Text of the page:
Charan Singh, 77, the caretaker prime minister, is rated a poor third. His Lok Dal party, a breakaway from the Janata, has based its campaign on an appeal to a very narrow group -- the small landholder farmers of which Singh is a leading member. He may be the spoiler for Ram, however, taking away votes from the Janata in the northern Indian states where both are strongest.

The personal fate of two of the three top contenders for prime minister -- Gandhi and Charan Singh -- will be known early as they are running from districts that go to the polls Thursday.

The election campaign has been going on since August, when the Janata government of Morarji Desai fell and neither he nor Charan Singh could get enough votes to form a new government. India's president, N. Sanjiva Reddy, declined to give Ram a chance, named Singh as caretaker prime minister and called for new elections.

Despite the long campaign, the election has not generated much enthusiasm among voters. One longtime Indian political observer said voters regard the current campaign with "apathy and contempt for most of the politicians who are running."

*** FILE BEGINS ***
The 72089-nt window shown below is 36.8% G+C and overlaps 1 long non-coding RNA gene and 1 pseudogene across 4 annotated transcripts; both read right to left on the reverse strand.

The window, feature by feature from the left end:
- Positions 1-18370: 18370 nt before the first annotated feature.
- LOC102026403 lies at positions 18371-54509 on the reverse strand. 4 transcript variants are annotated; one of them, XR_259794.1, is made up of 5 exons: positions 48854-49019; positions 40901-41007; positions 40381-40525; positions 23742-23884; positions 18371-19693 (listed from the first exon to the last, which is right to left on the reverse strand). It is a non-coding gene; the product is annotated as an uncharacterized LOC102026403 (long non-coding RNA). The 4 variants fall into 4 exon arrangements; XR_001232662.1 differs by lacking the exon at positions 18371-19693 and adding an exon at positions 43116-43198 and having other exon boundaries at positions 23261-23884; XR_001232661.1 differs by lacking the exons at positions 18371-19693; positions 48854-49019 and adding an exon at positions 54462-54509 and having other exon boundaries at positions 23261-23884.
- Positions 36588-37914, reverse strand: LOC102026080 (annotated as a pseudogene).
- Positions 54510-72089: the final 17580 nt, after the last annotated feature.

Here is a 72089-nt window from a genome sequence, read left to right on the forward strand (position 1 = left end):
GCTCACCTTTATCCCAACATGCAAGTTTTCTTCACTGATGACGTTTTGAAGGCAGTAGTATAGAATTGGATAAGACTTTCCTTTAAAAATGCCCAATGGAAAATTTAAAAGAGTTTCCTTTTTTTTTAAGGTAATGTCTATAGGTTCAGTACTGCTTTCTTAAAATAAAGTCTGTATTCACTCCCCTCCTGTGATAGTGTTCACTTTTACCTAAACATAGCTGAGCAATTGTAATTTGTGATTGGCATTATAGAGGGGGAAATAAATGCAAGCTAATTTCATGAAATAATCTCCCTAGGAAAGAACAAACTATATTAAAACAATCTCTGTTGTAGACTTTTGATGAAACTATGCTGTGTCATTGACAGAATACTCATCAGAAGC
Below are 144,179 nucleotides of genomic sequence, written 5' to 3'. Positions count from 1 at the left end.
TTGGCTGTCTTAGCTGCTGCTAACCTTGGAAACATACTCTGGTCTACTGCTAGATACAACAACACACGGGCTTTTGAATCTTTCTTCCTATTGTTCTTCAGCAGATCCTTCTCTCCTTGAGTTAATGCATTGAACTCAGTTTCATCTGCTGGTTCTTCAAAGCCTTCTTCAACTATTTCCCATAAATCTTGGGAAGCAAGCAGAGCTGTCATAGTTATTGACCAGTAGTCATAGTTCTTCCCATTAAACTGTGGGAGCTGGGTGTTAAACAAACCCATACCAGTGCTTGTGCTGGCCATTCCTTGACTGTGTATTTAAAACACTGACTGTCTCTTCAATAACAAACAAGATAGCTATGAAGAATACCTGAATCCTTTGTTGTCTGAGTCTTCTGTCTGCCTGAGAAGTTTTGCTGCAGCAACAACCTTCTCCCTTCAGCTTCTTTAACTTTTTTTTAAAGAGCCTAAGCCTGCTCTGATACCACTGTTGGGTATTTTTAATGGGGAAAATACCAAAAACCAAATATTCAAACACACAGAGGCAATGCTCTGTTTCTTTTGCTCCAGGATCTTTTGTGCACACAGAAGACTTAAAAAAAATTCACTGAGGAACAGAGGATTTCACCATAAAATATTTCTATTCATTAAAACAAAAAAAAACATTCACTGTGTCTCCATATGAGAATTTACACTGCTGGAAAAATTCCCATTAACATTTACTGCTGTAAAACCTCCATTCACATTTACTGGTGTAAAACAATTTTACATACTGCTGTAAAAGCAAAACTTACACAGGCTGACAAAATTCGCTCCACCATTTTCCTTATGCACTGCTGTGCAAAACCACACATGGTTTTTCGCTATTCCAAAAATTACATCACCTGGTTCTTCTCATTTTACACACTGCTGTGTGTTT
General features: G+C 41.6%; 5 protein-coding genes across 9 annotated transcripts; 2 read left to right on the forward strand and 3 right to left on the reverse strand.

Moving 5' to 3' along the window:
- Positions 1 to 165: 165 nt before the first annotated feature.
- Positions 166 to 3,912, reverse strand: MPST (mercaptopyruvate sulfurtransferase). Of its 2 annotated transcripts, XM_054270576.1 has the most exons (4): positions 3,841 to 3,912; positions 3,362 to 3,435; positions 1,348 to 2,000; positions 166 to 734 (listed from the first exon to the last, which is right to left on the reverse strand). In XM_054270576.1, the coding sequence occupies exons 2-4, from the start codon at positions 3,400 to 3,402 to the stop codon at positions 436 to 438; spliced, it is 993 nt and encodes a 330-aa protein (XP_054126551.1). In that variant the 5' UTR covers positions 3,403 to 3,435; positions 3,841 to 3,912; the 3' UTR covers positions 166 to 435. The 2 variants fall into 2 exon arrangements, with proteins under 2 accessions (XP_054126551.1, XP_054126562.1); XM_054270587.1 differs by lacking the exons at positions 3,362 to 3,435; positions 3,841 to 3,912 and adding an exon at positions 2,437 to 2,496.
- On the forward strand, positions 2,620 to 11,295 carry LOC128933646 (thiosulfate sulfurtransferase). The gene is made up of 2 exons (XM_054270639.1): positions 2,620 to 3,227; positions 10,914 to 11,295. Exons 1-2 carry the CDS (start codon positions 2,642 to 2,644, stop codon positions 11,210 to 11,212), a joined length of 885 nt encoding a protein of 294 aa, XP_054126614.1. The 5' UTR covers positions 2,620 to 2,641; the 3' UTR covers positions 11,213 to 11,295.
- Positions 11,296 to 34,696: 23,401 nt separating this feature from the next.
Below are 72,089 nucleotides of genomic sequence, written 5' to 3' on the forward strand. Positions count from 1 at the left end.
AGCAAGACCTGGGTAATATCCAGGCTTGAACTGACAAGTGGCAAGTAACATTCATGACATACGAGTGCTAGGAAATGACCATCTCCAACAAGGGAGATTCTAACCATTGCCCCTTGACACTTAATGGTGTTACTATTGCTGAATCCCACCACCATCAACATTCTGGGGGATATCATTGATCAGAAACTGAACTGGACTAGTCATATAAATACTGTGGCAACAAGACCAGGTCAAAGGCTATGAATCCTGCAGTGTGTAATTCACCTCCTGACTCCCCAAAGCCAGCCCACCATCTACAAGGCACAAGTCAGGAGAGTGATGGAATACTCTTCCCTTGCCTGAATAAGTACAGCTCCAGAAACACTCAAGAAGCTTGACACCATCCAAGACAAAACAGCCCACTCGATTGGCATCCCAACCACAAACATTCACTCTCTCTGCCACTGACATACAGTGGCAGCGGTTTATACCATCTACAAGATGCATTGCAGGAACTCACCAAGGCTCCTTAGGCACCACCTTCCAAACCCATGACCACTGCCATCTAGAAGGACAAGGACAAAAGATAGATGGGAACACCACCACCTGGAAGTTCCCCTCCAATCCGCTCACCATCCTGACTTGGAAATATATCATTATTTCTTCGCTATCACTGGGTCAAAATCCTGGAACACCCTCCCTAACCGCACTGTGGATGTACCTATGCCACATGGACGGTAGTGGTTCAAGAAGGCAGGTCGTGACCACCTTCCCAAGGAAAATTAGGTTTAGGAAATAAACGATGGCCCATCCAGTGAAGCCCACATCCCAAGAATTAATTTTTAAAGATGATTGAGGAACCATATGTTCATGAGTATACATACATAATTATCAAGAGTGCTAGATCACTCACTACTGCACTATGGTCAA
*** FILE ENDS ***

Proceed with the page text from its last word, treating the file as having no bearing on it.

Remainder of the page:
The main question is whether or not Gandhi -- who is often called "the empress of India" or "India's iron lady" -- will be returned to power.

"If Mrs. Gandhi does win the election," said India Today in its Tuesday issue, "It will be a victory of stamina, shrewd manipulation, charisma and effective organization over a flatfooted, effete, blundering opposition . . .

"Her successors [after the 1977 election] by their criminal ineptitude in government have virtually presented the country to her on a silver platter."

Since Desai's government took power, India has faced increased violence both between Hindus and Moslems and between different castes. In addition, inflation has climbed 20 percent in the past year, shortages are common for such household necessities as kerosene for cooking, sugar and, in some places, salt. Disruptions of electric power and diesel fuel supplies have occurred and there have been both police strikes and widespread labor unrest.

Gandhi has attempted to capitalize on issues of crimes and inflation. One U.S.-style newspaper advertisement focused on the increase in the price of onions, a staple in Indian cooking, while another complained about crime in the streets.

The Janata has tried to counter by saying things are not as bad as she makes it appear. But for Charan Singh's party, Gandhi is the issue. He has said Gandhi plans to whip her opponents the way they do in Pakistan.

A side issue is Gandhi's 33-year-old son, Sanjay, who has been blamed forr pushing many of the excesses of the emergency, including vast numbers of forced sterilizations.